Despite the pandemic I was able to join the series of Arise virtual Teaching Programmes that were held in replacement of the face to face learning. These lectures were very interesting, full of insight and knowledge for example – Covid 19 and sickle cell disease- the current scenario, classification and management of acute and chronic pain in SCD, Hydroxyurea therapy, Mental Health and covid 19, screening pathway and breaking bad news, Genetic counselling and community based follow up to name a few.
I also participated in numerous E-learning, which has increased my learning capacity, for example GCP which is used in clinical research trials. Other e-learning modules covered the aspects of understanding the complications of sickle cell, Haemoglobin and its types, splenic sequestration, Osteomyelitis and sickle cell.
As a result of my secondment, I initiated monthly Kafanchan conference calls as a way of improving care and initiating protocol that will improve quality of care to the sickle cell patients. We have made plans on how to implement the protocol of breaking bad news- by having a room, chairs and writing materials readily available and as soon as the pandemic is over and things return to normal we will kick-start.
I have had the privilege to spend time with the paediatric sickle cell team at Guy’s and St Thomas and shadow a blood exchange on sickle cell patients. This was my first time observing such a procedure which involved a machine called apheresis that is used for the blood exchange. This experience is something I will share with my colleagues at my institution along with all the other learning aspects I have acquired during this period. And will have a great impact on the wider community and patients we look after.
I would not end my blog without showing my profound appreciation to the Arise Project who have made my secondment a reality. I am indebted to Professor Baba Inusa who is a role model indeed.My sincere gratitude goes to Raleen who has been humble, accommodating and very supportive. I am also thankful to Stephanie, Sharon, Natalee and Fiona and I would not forget to mention Nkechi, Kemi, Lola Oni and their teams for all their support and help.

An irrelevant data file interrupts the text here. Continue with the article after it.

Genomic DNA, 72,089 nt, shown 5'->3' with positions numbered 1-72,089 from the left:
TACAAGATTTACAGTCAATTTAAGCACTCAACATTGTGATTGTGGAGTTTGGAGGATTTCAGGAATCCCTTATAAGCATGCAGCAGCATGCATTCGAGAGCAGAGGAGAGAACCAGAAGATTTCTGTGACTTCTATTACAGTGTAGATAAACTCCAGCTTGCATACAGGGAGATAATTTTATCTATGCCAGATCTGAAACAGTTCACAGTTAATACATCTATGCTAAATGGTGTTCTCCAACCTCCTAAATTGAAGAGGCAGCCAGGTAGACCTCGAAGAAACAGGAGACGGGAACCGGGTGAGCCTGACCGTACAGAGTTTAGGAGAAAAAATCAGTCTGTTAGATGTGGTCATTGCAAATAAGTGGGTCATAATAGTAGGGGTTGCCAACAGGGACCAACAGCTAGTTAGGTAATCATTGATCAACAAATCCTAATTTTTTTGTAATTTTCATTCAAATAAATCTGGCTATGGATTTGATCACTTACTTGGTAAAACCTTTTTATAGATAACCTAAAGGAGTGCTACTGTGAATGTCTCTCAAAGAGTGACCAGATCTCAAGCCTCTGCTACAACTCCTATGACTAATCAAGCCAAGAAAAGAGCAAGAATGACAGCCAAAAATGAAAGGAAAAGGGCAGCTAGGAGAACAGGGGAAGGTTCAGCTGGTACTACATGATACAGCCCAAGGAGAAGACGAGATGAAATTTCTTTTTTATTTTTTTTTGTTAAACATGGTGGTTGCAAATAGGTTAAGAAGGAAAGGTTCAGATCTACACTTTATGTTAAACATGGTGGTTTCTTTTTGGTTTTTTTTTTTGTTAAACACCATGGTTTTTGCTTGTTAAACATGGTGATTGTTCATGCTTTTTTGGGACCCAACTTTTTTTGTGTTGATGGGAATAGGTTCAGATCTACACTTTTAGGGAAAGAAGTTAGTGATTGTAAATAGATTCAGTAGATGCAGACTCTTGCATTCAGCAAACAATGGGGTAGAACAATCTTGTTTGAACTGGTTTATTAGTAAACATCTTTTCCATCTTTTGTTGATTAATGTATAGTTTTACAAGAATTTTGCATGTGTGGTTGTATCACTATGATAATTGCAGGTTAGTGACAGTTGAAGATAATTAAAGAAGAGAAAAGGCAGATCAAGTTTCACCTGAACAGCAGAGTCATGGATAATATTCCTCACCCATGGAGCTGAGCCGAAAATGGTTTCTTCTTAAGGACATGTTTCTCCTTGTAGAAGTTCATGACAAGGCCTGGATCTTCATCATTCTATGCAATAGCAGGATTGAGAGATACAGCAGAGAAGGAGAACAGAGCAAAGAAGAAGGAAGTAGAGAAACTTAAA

During the lockdown it was important to carry out some recreational activities by visiting different clothing, food and confectionaries which served as a psychological and emotional therapy.
In summary, I have been having frequent calls and at times meetings with my kafanchan team having an update on the situation of the clinic, finding out about the attitudes of the patients to attending to their appointments, the number of admissions so far and so on.
We have completed plans on how to implement the protocol of breaking bad news to newly diagnosed patients with SCD. We wish that implementing this should kick-off as soon as possible but the following factors may delay its implementation, they are thus:-inadequate manpower, language barrier, financial constraints to purchasing of teaching aids. These among others.
We pray that as we table these challenges to the hospital management, prompt intervention will be given.